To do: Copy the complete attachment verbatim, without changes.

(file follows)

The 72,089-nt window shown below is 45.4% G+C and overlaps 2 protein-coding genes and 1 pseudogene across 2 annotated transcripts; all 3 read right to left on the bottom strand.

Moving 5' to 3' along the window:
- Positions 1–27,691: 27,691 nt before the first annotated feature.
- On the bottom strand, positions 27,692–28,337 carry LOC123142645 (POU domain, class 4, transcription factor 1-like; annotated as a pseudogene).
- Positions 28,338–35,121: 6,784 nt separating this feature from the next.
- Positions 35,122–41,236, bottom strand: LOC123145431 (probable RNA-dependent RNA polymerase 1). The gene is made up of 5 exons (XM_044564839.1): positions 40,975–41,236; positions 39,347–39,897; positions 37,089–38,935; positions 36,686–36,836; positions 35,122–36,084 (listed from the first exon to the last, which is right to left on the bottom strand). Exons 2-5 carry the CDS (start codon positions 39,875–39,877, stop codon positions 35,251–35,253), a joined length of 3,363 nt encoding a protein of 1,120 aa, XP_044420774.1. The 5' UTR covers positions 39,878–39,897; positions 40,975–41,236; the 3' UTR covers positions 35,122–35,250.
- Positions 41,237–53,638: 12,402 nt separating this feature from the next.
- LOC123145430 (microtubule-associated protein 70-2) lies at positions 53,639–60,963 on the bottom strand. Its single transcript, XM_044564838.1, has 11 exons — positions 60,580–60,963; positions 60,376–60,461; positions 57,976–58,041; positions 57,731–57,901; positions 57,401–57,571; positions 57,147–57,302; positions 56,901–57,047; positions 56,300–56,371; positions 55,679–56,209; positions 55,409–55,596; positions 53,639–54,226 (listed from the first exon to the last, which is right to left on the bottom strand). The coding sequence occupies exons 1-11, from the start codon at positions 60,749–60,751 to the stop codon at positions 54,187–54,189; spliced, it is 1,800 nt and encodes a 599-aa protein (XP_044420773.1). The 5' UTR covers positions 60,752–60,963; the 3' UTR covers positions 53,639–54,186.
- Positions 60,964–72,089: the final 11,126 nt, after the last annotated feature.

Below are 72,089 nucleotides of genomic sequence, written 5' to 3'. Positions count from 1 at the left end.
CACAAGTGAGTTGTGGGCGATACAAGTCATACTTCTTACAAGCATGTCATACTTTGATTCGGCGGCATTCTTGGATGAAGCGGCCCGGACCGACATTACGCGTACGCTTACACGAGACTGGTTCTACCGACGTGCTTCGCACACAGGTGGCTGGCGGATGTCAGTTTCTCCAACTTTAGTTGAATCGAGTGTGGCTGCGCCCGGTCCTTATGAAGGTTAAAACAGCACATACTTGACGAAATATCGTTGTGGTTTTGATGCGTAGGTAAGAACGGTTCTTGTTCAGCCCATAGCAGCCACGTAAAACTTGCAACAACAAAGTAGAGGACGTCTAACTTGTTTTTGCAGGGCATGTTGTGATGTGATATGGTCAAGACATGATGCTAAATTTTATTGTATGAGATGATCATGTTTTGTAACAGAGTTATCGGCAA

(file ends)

The 72,089-nt window shown below is 45.4% G+C and overlaps 2 protein-coding genes and 1 pseudogene across 2 annotated transcripts; all 3 read right to left on the bottom strand.

Moving 5' to 3' along the window:
- Positions 1–27,691: 27,691 nt before the first annotated feature.
- On the bottom strand, positions 27,692–28,337 carry LOC123142645 (POU domain, class 4, transcription factor 1-like; annotated as a pseudogene).
- Positions 28,338–35,121: 6,784 nt separating this feature from the next.
- Positions 35,122–41,236, bottom strand: LOC123145431 (probable RNA-dependent RNA polymerase 1). The gene is made up of 5 exons (XM_044564839.1): positions 40,975–41,236; positions 39,347–39,897; positions 37,089–38,935; positions 36,686–36,836; positions 35,122–36,084 (listed from the first exon to the last, which is right to left on the bottom strand). Exons 2-5 carry the CDS (start codon positions 39,875–39,877, stop codon positions 35,251–35,253), a joined length of 3,363 nt encoding a protein of 1,120 aa, XP_044420774.1. The 5' UTR covers positions 39,878–39,897; positions 40,975–41,236; the 3' UTR covers positions 35,122–35,250.
- Positions 41,237–53,638: 12,402 nt separating this feature from the next.
- LOC123145430 (microtubule-associated protein 70-2) lies at positions 53,639–60,963 on the bottom strand. Its single transcript, XM_044564838.1, has 11 exons — positions 60,580–60,963; positions 60,376–60,461; positions 57,976–58,041; positions 57,731–57,901; positions 57,401–57,571; positions 57,147–57,302; positions 56,901–57,047; positions 56,300–56,371; positions 55,679–56,209; positions 55,409–55,596; positions 53,639–54,226 (listed from the first exon to the last, which is right to left on the bottom strand). The coding sequence occupies exons 1-11, from the start codon at positions 60,749–60,751 to the stop codon at positions 54,187–54,189; spliced, it is 1,800 nt and encodes a 599-aa protein (XP_044420773.1). The 5' UTR covers positions 60,752–60,963; the 3' UTR covers positions 53,639–54,186.
- Positions 60,964–72,089: the final 11,126 nt, after the last annotated feature.

Below are 72,089 nucleotides of genomic sequence, written 5' to 3'. Positions count from 1 at the left end.
CACAAGTGAGTTGTGGGCGATACAAGTCATACTTCTTACAAGCATGTCATACTTTGATTCGGCGGCATTCTTGGATGAAGCGGCCCGGACCGACATTACGCGTACGCTTACACGAGACTGGTTCTACCGACGTGCTTCGCACACAGGTGGCTGGCGGATGTCAGTTTCTCCAACTTTAGTTGAATCGAGTGTGGCTGCGCCCGGTCCTTATGAAGGTTAAAACAGCACATACTTGACGAAATATCGTTGTGGTTTTGATGCGTAGGTAAGAACGGTTCTTGTTCAGCCCATAGCAGCCACGTAAAACTTGCAACAACAAAGTAGAGGACGTCTAACTTGTTTTTGCAGGGCATGTTGTGATGTGATATGGTCAAGACATGATGCTAAATTTTATTGTATGAGATGATCATGTTTTGTAACAGAGTTATCGGCAA